HONORING OUR VETERANS
“A veteran is someone who, at one point in their life wrote a blank check made payable to ‘The United States of America,’ for an amount up to and including their life.”
On every November 11th the citizens of the United States of America honor and show their appreciation for all those who have risked their lives in the line of duty. It is a celebration to honor America’s veterans for their patriotism, love of country, and willingness to serve and sacrifice for the common good.
With Public Law 380 approved on June 1, 1954, November 11th became the official national day to honor all American veterans of all wars. President Dwight D. Eisenhower proclaimed:
Whereas it has long been our custom to commemorate November 11, the anniversary of the ending of World War I, by paying tribute to the heroes of that tragic struggle and by rededicating ourselves to the cause of peace; and
Whereas in the intervening years the United States has been involved in two other great military conflicts, which have added millions of veterans living and dead to the honor rolls of this Nation; and
Whereas the Congress passed a concurrent resolution on June 4, 1926 (44 Stat. 1982), calling for the observance of November 11 with appropriate ceremonies, and later provided in an act approved May 13, 1938 (52 Stat. 351), that the eleventh of November should be a legal holiday and should be known as Armistice Day; and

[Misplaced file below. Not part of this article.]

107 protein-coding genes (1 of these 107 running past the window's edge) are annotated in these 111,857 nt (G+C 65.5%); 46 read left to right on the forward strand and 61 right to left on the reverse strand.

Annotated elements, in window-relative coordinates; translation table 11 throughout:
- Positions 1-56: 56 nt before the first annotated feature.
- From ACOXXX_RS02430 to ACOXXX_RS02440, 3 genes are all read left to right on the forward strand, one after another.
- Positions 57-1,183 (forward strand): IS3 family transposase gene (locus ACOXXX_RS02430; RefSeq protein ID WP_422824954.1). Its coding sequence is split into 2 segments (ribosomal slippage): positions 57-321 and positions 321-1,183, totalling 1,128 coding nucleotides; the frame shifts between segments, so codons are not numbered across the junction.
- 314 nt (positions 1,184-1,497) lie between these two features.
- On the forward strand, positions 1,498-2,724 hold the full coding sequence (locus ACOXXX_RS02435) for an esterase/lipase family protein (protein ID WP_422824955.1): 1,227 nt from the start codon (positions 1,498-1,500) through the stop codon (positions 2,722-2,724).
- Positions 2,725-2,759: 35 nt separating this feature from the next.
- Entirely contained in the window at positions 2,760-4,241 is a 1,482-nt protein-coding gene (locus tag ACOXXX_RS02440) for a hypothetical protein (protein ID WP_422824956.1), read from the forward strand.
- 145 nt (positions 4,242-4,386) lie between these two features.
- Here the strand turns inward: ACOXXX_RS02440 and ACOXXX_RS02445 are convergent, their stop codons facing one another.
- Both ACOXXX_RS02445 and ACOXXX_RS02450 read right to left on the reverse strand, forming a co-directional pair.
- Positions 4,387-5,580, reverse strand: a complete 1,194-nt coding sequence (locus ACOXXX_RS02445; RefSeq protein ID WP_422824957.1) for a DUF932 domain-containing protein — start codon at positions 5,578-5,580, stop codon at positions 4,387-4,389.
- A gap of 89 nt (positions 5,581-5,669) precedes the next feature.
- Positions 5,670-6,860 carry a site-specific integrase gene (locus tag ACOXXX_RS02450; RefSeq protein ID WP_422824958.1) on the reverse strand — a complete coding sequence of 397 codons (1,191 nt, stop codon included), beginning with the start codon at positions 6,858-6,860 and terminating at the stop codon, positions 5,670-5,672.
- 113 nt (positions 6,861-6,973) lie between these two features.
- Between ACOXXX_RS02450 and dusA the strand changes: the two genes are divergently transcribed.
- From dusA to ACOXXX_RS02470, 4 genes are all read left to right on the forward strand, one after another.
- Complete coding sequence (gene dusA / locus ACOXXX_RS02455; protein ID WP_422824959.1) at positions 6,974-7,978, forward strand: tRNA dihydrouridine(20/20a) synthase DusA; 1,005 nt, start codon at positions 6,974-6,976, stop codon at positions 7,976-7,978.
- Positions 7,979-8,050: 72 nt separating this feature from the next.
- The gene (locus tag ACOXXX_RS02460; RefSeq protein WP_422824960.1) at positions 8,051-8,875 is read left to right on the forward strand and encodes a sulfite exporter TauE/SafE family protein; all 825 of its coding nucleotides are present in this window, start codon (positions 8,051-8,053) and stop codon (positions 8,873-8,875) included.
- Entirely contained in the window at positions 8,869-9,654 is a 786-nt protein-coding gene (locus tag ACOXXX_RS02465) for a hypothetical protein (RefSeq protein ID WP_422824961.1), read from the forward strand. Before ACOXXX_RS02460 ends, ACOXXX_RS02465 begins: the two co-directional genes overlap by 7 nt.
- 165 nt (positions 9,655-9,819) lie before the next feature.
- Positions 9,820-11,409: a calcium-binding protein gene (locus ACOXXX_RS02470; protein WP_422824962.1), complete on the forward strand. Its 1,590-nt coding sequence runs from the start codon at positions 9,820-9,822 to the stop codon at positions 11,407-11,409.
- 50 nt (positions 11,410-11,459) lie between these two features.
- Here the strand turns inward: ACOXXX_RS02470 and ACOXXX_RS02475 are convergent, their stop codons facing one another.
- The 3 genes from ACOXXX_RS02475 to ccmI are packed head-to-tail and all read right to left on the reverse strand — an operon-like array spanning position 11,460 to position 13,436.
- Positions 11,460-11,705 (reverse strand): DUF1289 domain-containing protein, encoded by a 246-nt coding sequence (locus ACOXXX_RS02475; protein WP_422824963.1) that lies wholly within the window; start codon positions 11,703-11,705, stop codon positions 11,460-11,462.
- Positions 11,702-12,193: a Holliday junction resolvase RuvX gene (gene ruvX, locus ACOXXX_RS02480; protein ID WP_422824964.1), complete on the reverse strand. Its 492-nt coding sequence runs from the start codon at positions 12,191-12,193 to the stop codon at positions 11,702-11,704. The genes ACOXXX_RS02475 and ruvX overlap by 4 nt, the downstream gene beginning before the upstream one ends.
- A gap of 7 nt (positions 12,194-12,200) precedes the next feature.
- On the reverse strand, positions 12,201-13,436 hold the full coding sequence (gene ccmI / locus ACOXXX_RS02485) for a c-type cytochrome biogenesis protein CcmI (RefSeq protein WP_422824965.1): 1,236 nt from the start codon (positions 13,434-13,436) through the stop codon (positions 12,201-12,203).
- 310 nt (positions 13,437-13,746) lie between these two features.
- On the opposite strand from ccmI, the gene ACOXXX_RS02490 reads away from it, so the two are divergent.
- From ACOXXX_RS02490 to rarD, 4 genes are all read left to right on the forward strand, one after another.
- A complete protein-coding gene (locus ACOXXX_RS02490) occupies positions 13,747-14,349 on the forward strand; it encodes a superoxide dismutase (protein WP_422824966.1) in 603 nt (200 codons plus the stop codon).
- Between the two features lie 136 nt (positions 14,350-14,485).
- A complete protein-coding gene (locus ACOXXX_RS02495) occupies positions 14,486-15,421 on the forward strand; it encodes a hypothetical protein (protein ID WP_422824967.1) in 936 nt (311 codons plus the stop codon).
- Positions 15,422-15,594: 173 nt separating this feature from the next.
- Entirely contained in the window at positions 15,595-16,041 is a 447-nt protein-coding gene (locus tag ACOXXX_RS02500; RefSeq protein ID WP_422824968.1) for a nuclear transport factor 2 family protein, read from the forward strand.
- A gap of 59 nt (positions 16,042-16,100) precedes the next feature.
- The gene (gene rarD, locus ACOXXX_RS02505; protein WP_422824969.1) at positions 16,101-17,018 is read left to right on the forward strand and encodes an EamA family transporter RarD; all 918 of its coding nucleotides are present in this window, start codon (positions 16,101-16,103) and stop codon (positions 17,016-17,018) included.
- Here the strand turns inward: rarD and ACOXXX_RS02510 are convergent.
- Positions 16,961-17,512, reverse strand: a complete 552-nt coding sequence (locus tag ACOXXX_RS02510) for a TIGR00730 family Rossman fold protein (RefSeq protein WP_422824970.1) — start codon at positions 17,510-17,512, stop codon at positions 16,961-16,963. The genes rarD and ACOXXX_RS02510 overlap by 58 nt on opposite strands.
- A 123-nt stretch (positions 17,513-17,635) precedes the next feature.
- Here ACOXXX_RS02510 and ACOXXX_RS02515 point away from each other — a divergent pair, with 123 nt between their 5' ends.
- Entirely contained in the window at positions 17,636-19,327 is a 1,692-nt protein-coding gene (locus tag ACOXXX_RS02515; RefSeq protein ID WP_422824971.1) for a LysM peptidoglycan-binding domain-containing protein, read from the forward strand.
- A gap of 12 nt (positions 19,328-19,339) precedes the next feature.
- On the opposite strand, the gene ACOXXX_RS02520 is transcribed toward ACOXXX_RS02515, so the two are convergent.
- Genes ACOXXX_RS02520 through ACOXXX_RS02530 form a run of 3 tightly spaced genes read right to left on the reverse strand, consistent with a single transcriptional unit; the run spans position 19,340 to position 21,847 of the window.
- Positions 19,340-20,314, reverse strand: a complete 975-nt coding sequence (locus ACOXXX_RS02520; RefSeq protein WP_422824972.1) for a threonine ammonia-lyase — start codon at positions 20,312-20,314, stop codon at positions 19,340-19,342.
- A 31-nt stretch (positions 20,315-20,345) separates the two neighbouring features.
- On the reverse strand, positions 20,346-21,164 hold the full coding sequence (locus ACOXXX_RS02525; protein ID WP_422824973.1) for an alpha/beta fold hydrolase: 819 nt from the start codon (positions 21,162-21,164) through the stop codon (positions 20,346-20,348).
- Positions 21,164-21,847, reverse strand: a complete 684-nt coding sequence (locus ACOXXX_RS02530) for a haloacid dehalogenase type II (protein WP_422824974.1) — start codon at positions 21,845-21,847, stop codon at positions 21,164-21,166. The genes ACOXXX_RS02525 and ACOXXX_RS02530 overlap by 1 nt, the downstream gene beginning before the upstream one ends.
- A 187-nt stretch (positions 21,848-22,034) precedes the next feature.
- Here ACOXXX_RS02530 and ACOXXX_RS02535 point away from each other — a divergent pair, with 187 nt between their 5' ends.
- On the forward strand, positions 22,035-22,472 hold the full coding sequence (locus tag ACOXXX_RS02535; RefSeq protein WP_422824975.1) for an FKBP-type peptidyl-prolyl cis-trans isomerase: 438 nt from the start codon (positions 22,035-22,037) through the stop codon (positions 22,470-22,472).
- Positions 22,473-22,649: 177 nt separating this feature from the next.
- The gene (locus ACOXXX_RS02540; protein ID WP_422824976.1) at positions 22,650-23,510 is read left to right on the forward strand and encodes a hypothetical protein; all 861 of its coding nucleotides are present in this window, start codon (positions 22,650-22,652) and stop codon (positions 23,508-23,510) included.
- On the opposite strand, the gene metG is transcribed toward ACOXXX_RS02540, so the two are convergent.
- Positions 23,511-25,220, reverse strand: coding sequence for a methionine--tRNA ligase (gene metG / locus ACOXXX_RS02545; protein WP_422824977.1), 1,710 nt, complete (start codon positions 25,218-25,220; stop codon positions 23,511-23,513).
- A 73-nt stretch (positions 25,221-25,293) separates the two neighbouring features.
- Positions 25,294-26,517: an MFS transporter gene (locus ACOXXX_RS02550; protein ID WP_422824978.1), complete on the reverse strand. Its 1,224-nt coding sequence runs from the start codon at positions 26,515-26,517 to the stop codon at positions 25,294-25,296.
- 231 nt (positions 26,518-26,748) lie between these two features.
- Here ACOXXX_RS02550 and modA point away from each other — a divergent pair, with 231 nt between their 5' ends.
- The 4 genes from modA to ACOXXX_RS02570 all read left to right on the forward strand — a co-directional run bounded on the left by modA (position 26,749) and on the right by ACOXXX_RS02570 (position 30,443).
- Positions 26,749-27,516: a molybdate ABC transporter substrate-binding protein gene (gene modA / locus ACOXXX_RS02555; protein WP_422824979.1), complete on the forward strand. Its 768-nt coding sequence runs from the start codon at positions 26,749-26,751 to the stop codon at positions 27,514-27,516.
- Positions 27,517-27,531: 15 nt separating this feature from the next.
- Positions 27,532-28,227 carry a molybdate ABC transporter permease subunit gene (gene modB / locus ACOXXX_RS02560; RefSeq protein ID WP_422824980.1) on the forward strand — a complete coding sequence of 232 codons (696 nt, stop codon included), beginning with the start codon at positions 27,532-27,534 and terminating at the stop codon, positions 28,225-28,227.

Whereas, in order to expand the significance of that commemoration and in order that a grateful Nation might pay appropriate homage to the veterans of all its wars who have contributed so much to the preservation of this Nation, the Congress, by an act approved June 1, 1954 (68 Stat. 168), changed the name of the holiday to Veterans Day:
(Federal Register, Oct. 12, 1954; 6545)
In the Veteran’s Day Proclamation of 2007, President George W. Bush affirmed:
Veterans Day is dedicated to the extraordinary Americans who protected our freedom in years past, and to those who protect it today. They represent the very best of our Nation. Every Soldier, Sailor, Airman, Marine, and Coast Guardsman has earned the lasting gratitude of the American people, and their service and sacrifice will be remembered forever. In the words of Abraham Lincoln: ‘ . . . let us strive on to finish the work we are in, to bind up the Nation’s wounds, to care for him who shall have borne the battle . . . .’ On this Veterans Day, I ask all Americans to express their appreciation to our Nation’s veterans. (Georgewbush-whitehouse.archives.gov)